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26Mg labeling of the sea urchin regenerating spine: insights into echinoderm biomineralization process
Gorzelak, P.; Stolarski, J.; Dubois, P.; Kopp, C.; Meibom, A. (2011). 26Mg labeling of the sea urchin regenerating spine: insights into echinoderm biomineralization process. J. Struct. Biol. 176(1): 119-126. dx.doi.org/10.1016/j.jsb.2011.07.008
In: Journal of structural biology. ACADEMIC PRESS INC ELSEVIER SCIENCE: San Diego, Calif.. ISSN 1047-8477, more
Peer reviewed article  

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Keywords
    Paracentrotus lividus (Lamarck, 1816) [WoRMS]; Marine
Author keywords
    Biomineralization; Sea urchin; Calcite; CaCO; 26Mg labeling; NanoSIMS;SEM

Authors  Top 
  • Gorzelak, P.
  • Stolarski, J.
  • Dubois, P., more
  • Kopp, C.
  • Meibom, A.

Abstract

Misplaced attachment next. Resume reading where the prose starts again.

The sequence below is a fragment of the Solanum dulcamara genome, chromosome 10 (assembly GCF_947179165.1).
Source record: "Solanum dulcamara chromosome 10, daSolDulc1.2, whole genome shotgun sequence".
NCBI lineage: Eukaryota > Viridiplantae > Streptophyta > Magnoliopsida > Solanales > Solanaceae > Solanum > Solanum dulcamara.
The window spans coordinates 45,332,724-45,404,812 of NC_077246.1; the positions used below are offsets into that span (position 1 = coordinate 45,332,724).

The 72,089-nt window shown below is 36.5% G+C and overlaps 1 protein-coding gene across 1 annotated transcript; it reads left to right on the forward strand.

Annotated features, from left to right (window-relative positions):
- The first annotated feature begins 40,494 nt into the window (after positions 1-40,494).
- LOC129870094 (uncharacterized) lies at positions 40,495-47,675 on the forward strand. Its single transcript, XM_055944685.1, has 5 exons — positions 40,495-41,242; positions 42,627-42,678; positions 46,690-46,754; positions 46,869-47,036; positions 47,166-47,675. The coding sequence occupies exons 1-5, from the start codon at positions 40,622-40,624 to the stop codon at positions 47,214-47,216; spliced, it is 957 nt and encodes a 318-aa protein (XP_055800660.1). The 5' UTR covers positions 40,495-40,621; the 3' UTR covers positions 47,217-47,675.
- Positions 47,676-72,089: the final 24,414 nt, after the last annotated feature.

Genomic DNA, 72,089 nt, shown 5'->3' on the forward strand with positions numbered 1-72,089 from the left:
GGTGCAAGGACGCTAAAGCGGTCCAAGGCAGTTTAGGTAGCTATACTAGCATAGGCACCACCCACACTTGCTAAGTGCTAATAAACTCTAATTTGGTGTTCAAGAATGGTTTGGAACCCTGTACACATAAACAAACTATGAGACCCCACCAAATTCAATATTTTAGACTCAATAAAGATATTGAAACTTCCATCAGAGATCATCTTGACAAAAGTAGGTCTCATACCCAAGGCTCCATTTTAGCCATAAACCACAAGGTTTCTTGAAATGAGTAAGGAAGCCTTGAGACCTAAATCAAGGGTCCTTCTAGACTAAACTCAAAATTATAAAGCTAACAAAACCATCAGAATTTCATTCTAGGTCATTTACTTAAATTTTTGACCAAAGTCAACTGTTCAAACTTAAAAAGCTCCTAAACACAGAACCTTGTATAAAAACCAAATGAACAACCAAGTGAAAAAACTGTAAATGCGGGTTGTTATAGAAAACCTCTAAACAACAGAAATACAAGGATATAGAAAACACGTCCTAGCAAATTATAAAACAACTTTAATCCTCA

This paper reports the results of the first dynamic labeling experiment with regenerating spines of sea urchins Paracentrotus lividus using the stable isotope 26Mg and NanoSIMS high-resolution isotopic imaging, which provide a direct information about the growth process. Growing spines were labeled twice (for 72 and 24 h, respectively) by increasing the abundance of 26Mg in seawater. The incorporation of 26Mg into the growing spines was subsequently imaged with the NanoSIMS ion microprobe. Stereom trabeculae initially grow as conical micro-spines, which form within less than 1 day. These micro-spines fuse together by lateral outgrowths and form a thin, open meshwork (inner stereom), which is subsequently reinforced by addition of layered thickening deposits (outer stereom). The (longitudinal) growth rate of the inner stereom is ca. 125 µm/day. A single (ca. 1 µm) thickening layer in the stereom trabeculae is deposited during 24 h. The thickening process is contemporaneous with the formation micro-spines and involves both longitudinal trabeculae and transverse bridges to a similar degree. Furthermore, the skeleton-forming cells remain active in the previously formed open stereom for at least 10 days, and do not migrate upwards until the end of the thickening process. The experimental capability presented here provides a new way to obtain detailed information about the skeleton formation of a multitude of marine, calcite producing organisms.

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